A second month Passover makes the Passover a stand-alone observance that has no connection whatsoever to any other occasion in the year. It is only a substitute that God made available for a limited period of time to deal with specific difficult situations. And substitute observances are never as good as the real thing. Would you keep that second month Passover in a house that is not even remotely "deleavened"? Would you freely eat leavened foods in the week that follows such a second month Passover? Would you start a period of "examining yourself" with that second month Passover? Or would you just be fulfilling some kind of ritualistic requirement?

The point is: keeping the Passover in the second month is not for God’s people today! It is not something that any converted Christian should ever contemplate in advance. And it is not something that God’s Church should ever make provision for, by giving members a specific date in advance for such an observance. And it is not on a par with the first month Passover observance! And don’t ever, ever consider a second month Passover for reasons of "convenience", to fit in with your personal plans!

Okay, so let’s now consider the "very, very, very rare circumstances" I referred to at the start of this article, which might lead to someone still taking the Passover in the second month.



I have shown that the actual reasons for keeping the Passover in the second month, that were specifically identified by God Himself, no longer apply to us in New Testament times. They no longer apply to us today because:

1) The ritual laws regarding being "unclean" for various reasons were done away by Jesus Christ’s sacrifice for us. So today no converted Christian is "unclean" for any reason (i.e. for touching a corpse or for any other ritualistic matter).

2) When Jesus Christ changed the Passover emblems from killing a lamb and then eating the meat of that lamb, to now simply eating a small piece of broken unleavened bread and drinking a small quantity of red wine, it eliminated the need to be in one’s own home environment to observe the Passover. Without needing a specific animal that had been selected and then set apart four days earlier, the Passover can now be kept by anyone "in a journey afar off".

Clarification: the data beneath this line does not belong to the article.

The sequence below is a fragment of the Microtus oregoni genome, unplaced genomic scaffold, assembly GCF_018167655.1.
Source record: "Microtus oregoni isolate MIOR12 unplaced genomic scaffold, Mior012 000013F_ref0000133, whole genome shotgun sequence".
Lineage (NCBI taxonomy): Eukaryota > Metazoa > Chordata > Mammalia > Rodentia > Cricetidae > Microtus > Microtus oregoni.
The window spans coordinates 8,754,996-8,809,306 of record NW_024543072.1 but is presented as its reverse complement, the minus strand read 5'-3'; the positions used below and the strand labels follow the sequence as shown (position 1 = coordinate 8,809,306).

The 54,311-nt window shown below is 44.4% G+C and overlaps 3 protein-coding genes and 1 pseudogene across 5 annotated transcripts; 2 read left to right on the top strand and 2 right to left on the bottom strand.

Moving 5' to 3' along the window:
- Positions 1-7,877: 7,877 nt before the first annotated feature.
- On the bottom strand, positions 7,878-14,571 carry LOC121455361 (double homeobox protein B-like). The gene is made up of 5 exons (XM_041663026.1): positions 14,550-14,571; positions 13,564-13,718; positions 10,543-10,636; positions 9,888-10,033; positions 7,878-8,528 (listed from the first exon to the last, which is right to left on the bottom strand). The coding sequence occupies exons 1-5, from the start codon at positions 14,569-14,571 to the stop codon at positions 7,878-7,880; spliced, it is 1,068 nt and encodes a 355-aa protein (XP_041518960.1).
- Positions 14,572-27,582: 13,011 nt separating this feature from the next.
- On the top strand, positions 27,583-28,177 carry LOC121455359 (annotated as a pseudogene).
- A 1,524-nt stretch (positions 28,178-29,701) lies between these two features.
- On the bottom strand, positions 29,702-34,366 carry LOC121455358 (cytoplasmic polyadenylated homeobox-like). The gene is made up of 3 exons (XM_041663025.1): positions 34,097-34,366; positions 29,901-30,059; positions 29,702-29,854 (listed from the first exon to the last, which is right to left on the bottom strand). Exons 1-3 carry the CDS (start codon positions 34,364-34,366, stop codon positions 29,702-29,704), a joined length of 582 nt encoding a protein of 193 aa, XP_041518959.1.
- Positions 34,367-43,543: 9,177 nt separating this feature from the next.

So both biblically stated reasons for a second month Passover have become null and void for God’s people today.

The only thing that remains is the principle which underlies the second reason for taking the Passover in the second month. That principle is as follows:

Something totally unexpected and unanticipated happens, which makes it impossible for the converted Christian to keep the Passover on the 14th day of the first month. It is something for which the person could not possibly have taken evasive action in advance.

Some examples would be:

1) A converted Christian falls into a coma shortly before Passover and only comes out of the coma some time after the date for the Passover.

2) On the way to keeping the Passover the Christian is involved in a car accident, and is rushed by ambulance to a hospital for immediate treatment for major injuries. The person will obviously not be able to attend the Passover service.

3) On the way to the Passover service the Christian is attacked by criminals, robbed and beaten up, and his car and phone are stolen from him. He’s not going to make it to the Passover service.

Converted Christians involved in these types of situations would be eligible to keep the Passover in the second month. But these are obviously extremely rare and highly unlikely circumstances. That is why I have said that there are "very, very, very rare circumstances" that would qualify a Christian today to keep the Passover in the second month.

Almost all other circumstances can be planned for in advance, so that the Passover can be observed in the first month. The Church can plan to help people in most situations to keep the Passover.

We could ask: how often over the, say, past 50 years have converted Christians been in serious accidents, accidents that required hospitalization, while they were on the way to Passover services? How many times have church members been in a coma over the Passover date? How many times have church members "fallen amongst thieves" on the way to keeping the Passover (compare to Luke 10:30)?

The answer would be: extremely rarely, if at all.

Now if a church member does indeed meet the strict criteria for keeping the Passover in the second month, then the person’s minister can provide the date for keeping such a second month Passover. But nobody else’s attention should ever be drawn to the date for the second month Passover.

The possibility of a second month Passover shouldn’t really feature in anyone’s thinking. Only when an emergency arises does such a date need to be revealed, not that it is difficult for anyone to figure out the correct date for such an observance for themselves. People just need accurate new moon data to know which day will be the 14th day of the second month.

But the point is: this second month date should never feature in anyone’s thinking until a real emergency develops around the first month Passover date. And then there are still 29 or 30 days left to prepare for a second month Passover. That’s plenty of time to sort out the correct date and all other details. God really wants us to keep the Passover in the first month. Don’t ever entertain any other option! And if emergencies arise, then we can deal with them at that point in time.

The most important verse in Numbers 9 for God’s people today is the very sober warning God spelled out in verse 13. Don’t ever forget that.

Now I have not written this article because I think that many people in God’s Church have tried to keep the Passover in the second month. I don’t think that is the case. It is not a major problem in God’s Church right now. But my concern is that we shouldn’t even think of a second month Passover as a possibility, because the original reasons for keeping the Passover in the second month simply don’t apply to God’s Church in the New Testament. And it is foolish to even list a second month Passover date in any calendar model.

Apart from some extremely unlikely circumstances, the second month Passover is simply not something for God’s people in our age.

Frank W Nelte